Occlusion is a perturbation based inference algorithm. Such forms of algorithm direcly computes the relevance/attribution of the input features \((X_{i})\) by systematically occluding different portions of the image (by removing, masking or altering them), then running a forward pass on the new input to produce a new output, and then measuring and monitoring the difference between the original output and new output. Perturbation based interpretation helps one to compute direct estimation of the marginal effect of a feature but the inference might be computationally expensive depending on the cardinatlity of the feature space. The choice of the baseline value while perturbing through the feature space could be set to 0, as explained in detail by Zeiler & Fergus, 2014[2].

References

[1]Ancona M, Ceolini E, Oztireli C, Gross M (ICLR, 2018).
[2]Zeiler, M and Fergus, R (Springer, 2014). Visualizing and understanding convolutional networks.
[3]https://github.com/marcoancona/DeepExplain/blob/master/deepexplain/tensorflow/methods.py

Global And Local Interpretations

Tree Surrogates (using Decision Trees)

class skater.core.global_interpretation.tree_surrogate.TreeSurrogate(oracle=None, splitter='best', max_depth=None, min_samples_split=2, min_samples_leaf=1, min_weight_fraction_leaf=0.0, max_features=None, seed=None, max_leaf_nodes=None, min_impurity_decrease=0.0, min_impurity_split=None, class_weight='balanced', presort=False, impurity_threshold=0.01)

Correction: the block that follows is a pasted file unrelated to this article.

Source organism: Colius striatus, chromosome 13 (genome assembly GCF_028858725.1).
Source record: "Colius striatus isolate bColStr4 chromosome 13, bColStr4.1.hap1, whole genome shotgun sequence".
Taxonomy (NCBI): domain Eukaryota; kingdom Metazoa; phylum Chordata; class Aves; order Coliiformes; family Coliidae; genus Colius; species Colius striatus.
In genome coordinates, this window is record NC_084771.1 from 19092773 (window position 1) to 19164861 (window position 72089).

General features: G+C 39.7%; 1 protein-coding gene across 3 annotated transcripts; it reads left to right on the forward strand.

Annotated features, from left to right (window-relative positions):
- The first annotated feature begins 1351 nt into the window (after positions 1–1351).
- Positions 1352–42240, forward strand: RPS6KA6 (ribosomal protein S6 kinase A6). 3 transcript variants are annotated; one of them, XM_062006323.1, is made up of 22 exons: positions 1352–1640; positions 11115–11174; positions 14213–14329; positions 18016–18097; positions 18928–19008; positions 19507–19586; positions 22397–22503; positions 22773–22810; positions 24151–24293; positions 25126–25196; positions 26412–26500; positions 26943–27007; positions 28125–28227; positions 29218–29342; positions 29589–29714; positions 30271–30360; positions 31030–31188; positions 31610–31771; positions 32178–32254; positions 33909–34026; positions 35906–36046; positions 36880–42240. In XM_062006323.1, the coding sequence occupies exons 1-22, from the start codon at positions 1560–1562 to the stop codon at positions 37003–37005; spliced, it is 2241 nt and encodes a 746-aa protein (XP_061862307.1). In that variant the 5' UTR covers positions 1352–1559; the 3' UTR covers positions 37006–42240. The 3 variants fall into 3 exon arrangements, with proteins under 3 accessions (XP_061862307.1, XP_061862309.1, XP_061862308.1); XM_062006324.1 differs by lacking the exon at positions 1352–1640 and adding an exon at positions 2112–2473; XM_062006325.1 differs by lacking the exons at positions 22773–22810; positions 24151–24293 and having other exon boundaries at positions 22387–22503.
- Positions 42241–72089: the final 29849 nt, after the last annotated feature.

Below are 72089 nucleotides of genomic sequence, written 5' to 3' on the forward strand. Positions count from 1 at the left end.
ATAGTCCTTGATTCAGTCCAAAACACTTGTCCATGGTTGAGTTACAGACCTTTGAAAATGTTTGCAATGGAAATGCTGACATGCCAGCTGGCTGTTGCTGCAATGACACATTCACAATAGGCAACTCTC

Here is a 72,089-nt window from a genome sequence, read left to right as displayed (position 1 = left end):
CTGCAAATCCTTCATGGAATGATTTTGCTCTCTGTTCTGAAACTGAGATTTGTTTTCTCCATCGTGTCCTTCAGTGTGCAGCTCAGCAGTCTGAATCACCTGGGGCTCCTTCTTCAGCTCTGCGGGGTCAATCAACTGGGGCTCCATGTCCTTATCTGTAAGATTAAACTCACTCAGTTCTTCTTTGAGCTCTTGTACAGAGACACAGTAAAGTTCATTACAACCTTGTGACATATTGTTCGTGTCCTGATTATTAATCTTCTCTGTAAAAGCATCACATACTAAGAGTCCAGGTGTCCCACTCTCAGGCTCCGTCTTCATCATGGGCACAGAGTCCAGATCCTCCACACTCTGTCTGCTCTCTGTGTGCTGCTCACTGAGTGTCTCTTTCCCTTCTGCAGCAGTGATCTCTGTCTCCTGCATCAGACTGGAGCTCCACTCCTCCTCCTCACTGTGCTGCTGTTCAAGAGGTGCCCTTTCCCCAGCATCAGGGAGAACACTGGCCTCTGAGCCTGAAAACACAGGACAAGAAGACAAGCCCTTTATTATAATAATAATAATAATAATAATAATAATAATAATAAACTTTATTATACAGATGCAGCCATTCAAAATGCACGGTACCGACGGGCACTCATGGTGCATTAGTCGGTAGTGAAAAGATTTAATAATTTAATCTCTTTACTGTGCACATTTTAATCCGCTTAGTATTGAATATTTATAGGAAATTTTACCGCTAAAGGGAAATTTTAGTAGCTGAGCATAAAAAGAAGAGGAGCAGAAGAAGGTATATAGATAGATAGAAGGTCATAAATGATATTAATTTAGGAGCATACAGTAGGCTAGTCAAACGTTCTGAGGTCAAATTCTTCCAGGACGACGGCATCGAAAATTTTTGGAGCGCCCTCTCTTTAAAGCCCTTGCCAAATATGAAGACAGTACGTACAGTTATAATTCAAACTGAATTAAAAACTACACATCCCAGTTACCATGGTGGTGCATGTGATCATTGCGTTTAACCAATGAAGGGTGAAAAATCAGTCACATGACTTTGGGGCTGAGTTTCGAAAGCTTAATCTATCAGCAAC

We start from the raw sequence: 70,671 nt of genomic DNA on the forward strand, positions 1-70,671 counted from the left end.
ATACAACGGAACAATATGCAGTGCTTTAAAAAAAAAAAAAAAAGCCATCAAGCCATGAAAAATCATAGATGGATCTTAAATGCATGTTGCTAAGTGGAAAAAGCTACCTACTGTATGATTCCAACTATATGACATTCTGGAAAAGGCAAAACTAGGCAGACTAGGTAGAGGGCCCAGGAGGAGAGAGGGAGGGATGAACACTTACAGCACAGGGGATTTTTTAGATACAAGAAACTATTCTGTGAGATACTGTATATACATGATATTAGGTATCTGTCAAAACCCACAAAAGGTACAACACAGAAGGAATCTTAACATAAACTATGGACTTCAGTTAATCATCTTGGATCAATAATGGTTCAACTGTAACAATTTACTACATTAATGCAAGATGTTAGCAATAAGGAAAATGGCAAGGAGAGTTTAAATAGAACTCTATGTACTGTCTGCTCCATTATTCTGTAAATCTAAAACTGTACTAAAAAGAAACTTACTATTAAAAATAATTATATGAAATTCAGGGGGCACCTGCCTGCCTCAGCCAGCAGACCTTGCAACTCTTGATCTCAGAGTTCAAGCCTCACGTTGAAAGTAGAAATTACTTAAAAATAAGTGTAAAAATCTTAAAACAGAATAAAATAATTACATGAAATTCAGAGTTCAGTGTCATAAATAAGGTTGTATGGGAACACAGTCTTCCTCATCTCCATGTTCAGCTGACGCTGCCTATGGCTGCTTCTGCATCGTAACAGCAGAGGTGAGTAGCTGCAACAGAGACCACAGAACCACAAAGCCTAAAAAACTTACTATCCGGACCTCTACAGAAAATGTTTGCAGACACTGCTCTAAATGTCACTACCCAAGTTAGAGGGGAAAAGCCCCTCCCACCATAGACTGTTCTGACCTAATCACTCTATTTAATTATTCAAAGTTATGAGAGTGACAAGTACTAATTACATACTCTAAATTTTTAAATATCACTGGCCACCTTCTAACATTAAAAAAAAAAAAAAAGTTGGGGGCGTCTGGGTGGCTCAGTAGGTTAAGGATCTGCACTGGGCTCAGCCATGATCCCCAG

:: Experimental :: The implementation is currently experimental and might change in future. The idea of using TreeSurrogates as means for explaining a model’s(Oracle or the base model) learned decision policies(for inductive learning tasks) is inspired by the work of Mark W. Craven described as the TREPAN algorithm. In this explanation learning hypothesis, the base estimator(Oracle) could be any form of supervised learning predictive models. The explanations are approximated using DecisionTrees(both for Classification/Regression) by learning decision boundaries similar to that learned by the Oracle(predictions from the base model are used for learning the DecisionTree representation). The implementation also generates a fidelity score to quantify tree based surrogate model’s approximation to the Oracle. Ideally, the score should be 0 for truthful explanation both globally and locally.

Parameters:
oracle : InMemory instance type

model instance having access to the base estimator(InMemory/DeployedModel). Currently, only InMemory is supported.

splitter : str (default=”best”)

Strategy used to split at each the node. Supported strategies(“best” or “random”).

max_depth : int (default=None)

Defines the maximum depth of a tree. If ‘None’ then nodes are expanded till all leaves are pure or contain less than min_samples_split samples. Deeper trees are prone to be more expensive and tend to over-fit. Pruning is a technique which could be applied to avoid over-fitting.